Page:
Noise: Heathrow noise levels already breach World Health Organisation guidelines and affect far more people than any other airport in Europe. A third runway would expose several hundred thousand more to aircraft noise for the first time.

Carbon: Heathrow’s growth would be constrained by limits on carbon emissions: there simply won’t be enough headroom or affordable carbon credits for a third runway to operate.

Surface access: Transport for London (TfL) has stated that up to £20 billion will be needed to provide surface transportation for a third runway. The alternative would be more crowded trains, more road congestion, and even more dangerous air pollution.

Public subsidy: The Government would need to commit to commit tens of billions of pounds of grants and loan guarantees to cover airport expansion and the supporting surface transport infrastructure.

Competition: It would entrench Heathrow’s dominance of UK intercontinental flights and put at risk the quality of service that air travellers experience.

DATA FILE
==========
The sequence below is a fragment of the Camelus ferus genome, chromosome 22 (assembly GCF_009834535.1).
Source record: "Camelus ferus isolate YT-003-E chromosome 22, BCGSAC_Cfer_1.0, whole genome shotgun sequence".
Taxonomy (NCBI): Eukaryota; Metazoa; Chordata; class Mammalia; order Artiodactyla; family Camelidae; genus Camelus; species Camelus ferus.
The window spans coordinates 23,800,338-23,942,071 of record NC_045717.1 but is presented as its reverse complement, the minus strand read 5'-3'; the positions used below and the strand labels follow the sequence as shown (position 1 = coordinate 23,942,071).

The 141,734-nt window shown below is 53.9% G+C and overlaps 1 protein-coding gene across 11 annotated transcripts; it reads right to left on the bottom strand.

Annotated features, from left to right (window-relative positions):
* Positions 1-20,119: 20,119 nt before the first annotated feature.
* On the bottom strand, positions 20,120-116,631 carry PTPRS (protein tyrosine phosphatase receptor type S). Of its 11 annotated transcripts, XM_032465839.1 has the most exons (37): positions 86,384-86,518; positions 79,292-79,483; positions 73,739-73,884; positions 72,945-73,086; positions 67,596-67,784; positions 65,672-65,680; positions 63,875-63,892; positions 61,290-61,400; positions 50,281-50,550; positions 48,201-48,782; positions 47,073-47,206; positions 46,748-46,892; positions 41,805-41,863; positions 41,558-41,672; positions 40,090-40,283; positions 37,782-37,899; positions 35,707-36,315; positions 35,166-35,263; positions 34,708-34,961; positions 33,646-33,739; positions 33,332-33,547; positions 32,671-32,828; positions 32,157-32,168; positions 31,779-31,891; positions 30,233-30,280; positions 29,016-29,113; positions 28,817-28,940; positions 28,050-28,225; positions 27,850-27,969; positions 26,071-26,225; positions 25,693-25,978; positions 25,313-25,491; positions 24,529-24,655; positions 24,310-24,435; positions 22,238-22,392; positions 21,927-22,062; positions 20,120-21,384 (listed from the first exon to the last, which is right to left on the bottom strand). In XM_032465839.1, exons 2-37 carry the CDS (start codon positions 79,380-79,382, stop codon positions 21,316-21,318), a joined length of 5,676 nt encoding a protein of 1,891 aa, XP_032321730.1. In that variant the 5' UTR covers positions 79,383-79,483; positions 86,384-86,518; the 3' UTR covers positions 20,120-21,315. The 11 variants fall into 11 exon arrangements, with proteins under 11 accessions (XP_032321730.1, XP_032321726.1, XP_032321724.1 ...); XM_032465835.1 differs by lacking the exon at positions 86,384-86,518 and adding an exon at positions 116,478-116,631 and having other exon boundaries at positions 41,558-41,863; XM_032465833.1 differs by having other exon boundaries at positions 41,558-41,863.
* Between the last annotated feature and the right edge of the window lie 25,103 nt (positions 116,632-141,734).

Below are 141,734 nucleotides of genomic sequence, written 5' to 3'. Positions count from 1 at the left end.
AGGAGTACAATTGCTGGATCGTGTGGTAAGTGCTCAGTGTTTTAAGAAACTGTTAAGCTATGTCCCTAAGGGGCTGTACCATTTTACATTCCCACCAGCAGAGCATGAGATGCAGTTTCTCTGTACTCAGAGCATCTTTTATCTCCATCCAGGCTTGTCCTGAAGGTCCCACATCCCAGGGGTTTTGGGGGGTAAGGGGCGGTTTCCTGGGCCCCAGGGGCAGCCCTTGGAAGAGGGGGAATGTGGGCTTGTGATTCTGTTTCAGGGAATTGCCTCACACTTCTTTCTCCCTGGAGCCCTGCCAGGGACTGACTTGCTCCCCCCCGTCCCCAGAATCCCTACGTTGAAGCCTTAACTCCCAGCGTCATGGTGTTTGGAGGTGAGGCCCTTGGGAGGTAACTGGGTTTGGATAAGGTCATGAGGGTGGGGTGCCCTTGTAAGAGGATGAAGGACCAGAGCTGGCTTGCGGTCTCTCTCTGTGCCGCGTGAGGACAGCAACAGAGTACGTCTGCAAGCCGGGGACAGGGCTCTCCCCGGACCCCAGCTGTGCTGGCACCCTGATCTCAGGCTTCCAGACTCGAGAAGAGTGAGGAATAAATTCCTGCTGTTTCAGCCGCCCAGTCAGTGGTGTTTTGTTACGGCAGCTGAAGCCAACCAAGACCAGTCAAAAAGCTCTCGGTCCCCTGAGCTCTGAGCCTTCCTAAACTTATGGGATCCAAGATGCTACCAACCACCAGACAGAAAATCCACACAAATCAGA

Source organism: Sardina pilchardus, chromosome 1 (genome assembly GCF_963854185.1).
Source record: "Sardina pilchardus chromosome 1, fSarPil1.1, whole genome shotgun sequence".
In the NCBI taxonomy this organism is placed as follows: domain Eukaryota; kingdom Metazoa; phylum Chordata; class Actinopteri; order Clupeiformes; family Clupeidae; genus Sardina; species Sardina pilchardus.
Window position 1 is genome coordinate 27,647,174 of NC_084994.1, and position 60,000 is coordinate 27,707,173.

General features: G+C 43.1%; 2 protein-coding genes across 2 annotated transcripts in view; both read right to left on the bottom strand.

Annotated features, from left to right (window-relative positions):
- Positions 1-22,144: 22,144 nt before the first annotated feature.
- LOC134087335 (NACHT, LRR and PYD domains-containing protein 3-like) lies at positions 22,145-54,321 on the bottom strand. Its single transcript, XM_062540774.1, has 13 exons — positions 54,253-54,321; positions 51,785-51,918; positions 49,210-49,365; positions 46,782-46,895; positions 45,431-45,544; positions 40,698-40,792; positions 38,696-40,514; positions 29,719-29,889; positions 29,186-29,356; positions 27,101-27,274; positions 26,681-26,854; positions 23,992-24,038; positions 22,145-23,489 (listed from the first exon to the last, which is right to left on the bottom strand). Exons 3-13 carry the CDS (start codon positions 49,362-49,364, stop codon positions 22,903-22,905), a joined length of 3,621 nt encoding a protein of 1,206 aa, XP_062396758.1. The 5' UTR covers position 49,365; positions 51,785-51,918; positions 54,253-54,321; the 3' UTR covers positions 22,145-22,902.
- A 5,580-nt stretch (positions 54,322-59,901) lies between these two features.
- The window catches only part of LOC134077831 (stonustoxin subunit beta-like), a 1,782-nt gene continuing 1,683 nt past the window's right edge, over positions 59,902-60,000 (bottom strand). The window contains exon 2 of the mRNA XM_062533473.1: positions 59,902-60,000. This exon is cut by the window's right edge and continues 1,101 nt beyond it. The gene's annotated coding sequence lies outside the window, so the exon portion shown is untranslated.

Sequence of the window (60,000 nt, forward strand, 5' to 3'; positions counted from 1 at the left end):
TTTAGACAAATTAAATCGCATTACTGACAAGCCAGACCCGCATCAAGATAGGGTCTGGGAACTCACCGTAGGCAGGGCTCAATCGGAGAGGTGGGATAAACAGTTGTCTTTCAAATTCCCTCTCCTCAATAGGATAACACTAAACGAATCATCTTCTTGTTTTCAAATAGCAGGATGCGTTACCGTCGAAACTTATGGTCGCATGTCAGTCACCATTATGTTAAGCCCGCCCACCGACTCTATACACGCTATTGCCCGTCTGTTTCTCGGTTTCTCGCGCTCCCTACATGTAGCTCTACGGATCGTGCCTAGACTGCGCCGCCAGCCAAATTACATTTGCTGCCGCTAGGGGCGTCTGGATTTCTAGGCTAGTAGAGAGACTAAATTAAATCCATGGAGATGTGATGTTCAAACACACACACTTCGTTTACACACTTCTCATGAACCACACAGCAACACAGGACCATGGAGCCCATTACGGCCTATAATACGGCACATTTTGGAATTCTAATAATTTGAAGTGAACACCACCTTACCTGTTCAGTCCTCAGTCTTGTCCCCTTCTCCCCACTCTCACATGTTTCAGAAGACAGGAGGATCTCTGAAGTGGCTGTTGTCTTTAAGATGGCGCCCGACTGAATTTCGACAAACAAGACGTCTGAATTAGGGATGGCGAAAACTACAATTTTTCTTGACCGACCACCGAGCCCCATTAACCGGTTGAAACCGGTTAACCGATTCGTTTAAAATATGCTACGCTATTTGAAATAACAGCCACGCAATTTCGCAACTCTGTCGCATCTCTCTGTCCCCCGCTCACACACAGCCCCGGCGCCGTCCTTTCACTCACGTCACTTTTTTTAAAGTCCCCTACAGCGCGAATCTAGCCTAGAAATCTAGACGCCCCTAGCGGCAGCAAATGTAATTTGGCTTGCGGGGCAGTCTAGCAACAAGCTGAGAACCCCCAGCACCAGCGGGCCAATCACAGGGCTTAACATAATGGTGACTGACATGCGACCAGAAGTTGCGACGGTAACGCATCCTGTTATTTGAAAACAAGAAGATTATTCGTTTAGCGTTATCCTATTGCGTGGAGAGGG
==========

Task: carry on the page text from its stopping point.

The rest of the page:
Opposition to a 3rd Runway at Heathrow is overwhelming

Over 70% of people in Richmond and Hounslow are against a 3rd runway at Heathrow.

Even British Airways is against a 3rd runway at Heathrow.

 

It’s mainly the foreign owners of Heathrow who want a 3rd runway.
Heathrow employs top PR companies to influence the Government.
They have deep pockets but shallow arguments.
Nothing they say should be taken at face value.

 

Our Position

The Richmond Heathrow Campaign’s view is that expected future passenger demand can be met by substantially reducing transfers at Heathrow – most of which neither increase the number of destinations served nor benefit the wider economy – and with predicted higher occupancy and larger aircraft. No additional runways need be built.

In particular, we are opposed to any expansion at Heathrow. This would increase noise misery for many in West London and blight new areas of the city. Instead, Heathrow’s operations should be managed to meet existing national and international public health and noise guidelines. This includes the abolition of all night flights.